The elements of permanence and change coexist in human society and culture and are bound to remain so. Different ideologies and cultural systems have erred in leaning heavily towards one or other of these ends of the equation. Too much emphasis on permanence makes the system rigid and robs it of flexibility and progress, while a lack of permanent values and unchanging elements generate moral relativism, shapelessness, and anarchy.
What is needed is a balance between the two – a system that could simultaneously cater for the demands of permanence and change. An American judge, Mr. Justice Cardozo, rightly says that “the greatest need of our time is a philosophy that will mediate between conflicting claims of stability and progress and supply a principle of growth.” Islam presents an ideology, which satisfies the demands of stability as well as of change.
Deeper reflection reveals that life has within it elements of permanence and change - it is neither so rigid and inflexible that it cannot admit of any change even in matters of detail, nor it is so flexible and fluid that even its distinctive traits have no permanent character of their own. This becomes clear from observing the process of physiological change in the human body, for every tissue of the body changes a number of times in one’s lifetime even though the person remains the same. A tree’s leaves, flowers, and fruits change but its character remains unchanged. It is a law of life that elements of permanence and change must co-exist in a harmonious equation.
Only such a system of life that can provide for both these elements can meet all of the cravings of human nature and all of the needs of human society. The basic problems of life remain the same in all ages and climes, but the ways and means to solve them as well as the techniques of handling the phenomenon undergo change with the passage of time. Islam brings to focus a new perspective on this problem and tries to solve it in a realistic way.
The Quran and the Sunnah contain the eternal guidance given by the Lord of the universe. This guidance comes from God, who is free from the limitations of space and time and, as such, the principles of individual and social behavior revealed by Him are based on reality and are eternal. But God has revealed only broad principles and has endowed man with the freedom to apply them in every age in the way suited to the spirit and conditions of that age. It is through ijtihad (intellectual effort to arrive at the truth) that people of every age try to implement and apply the divine guidance to the problems of their times. Thus the basic guidance is of a permanent nature, while the method of its application can change in accordance with the peculiar needs of every age. That is why Islam always remains as fresh and modern as tomorrow’s morn.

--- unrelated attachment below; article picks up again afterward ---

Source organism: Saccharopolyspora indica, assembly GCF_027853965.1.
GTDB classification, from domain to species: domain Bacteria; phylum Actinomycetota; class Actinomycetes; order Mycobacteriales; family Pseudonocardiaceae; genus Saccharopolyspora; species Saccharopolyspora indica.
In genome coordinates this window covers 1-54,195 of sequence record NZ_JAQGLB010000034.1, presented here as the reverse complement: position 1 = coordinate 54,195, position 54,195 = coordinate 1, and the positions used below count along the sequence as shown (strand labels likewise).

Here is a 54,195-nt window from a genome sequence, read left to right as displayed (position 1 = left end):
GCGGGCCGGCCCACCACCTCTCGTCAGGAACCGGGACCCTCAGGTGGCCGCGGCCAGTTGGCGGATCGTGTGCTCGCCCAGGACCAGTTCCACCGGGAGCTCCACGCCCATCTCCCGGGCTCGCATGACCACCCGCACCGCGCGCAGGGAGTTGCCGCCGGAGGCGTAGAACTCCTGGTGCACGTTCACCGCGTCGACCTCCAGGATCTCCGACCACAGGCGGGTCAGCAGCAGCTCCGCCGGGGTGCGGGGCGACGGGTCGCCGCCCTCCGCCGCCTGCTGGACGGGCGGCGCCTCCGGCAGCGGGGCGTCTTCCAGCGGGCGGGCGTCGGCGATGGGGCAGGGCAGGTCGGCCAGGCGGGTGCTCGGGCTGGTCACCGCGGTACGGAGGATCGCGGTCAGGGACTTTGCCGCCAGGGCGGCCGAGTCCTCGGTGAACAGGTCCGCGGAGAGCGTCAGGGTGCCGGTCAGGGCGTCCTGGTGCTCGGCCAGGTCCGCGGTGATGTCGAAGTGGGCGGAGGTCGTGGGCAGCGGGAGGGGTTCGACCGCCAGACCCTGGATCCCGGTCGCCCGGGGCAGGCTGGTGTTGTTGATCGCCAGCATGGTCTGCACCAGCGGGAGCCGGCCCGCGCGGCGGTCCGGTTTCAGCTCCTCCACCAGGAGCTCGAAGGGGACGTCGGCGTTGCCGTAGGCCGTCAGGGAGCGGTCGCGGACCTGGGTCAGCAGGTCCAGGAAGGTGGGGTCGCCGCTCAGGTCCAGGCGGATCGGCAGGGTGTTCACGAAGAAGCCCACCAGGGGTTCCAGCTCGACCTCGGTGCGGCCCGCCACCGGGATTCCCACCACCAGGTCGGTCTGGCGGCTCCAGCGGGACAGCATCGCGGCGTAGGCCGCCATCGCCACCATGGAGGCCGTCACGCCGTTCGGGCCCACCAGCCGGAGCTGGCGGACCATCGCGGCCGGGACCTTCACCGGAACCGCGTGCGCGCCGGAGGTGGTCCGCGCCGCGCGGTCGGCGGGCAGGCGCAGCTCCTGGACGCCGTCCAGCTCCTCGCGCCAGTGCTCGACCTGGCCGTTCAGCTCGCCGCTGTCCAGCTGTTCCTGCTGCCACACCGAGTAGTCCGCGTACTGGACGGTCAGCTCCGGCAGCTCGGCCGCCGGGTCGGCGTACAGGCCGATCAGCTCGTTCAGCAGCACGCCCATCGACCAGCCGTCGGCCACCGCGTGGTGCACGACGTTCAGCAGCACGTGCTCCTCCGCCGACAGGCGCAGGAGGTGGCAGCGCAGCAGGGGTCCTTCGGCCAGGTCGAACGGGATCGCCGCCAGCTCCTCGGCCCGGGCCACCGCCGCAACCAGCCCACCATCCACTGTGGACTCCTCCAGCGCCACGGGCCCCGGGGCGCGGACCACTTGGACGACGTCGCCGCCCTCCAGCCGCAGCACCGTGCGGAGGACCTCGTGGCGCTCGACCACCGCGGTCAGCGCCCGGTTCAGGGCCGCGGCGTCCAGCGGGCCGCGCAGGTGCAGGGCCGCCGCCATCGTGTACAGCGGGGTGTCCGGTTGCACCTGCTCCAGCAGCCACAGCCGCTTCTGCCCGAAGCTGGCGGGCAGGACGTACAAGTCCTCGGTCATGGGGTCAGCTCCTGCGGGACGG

Complete Record of Teachings Preserved
Last, but not least, is the fact that the teachings of Islam have been preserved in their original form. As a result, God’s guidance is available without adulteration of any kind. The Quran is the revealed book and word of God, which has been in existence for the last fourteen hundred years. It is still available in its original form. Detailed accounts of the life of the Prophet and of his teachings are available in their pristine purity. There has not been even one change made in this unique historic record. The sayings and the entire record of the life of the Prophet have been handed down to us with unprecedented precision and authenticity in works of the Hadith and the Sirah (the Prophet’s Biography). Even a number of non-Muslim critics admit this eloquent fact.
These are some of the unique features of Islam that establish its credentials as the religion of man the religion of today and the religion of tomorrow. These aspects have appealed to millions of people in the past and the present and have made them affirm that Islam is the religion of truth and the right path for mankind. There is no doubt that these aspects will continue to appeal to even more people in the future. Men with pure hearts and sincere longing for truth will always continue to say:
“I affirm that there is none worthy of worship except God, that He is One, sharing His authority with no one, and I affirm that Muhammad is His Servant and His Prophet.”
Here, we’d like to conclude with the following words that George Bernard Shaw is reported to have said:
I have always held the religion of Muhammad in high estimation because of its wonderful vitality. It is the only religion, which appears to me to possess that assimilating capacity to the changing phases of existence, which can make itself appeal to every age. I have studied him - the wonderful man - and in my opinion far from being an Antichrist, he must be called the Savior of Humanity. I believe that if a man like him were to assume the dictatorship of the modern world, he would succeed in solving its problems in a way that would bring it much needed peace and happiness. I have prophesied about the faith of Muhammad that it would be acceptable to the Europe of tomorrow as it is beginning to be acceptable to the Europe of today.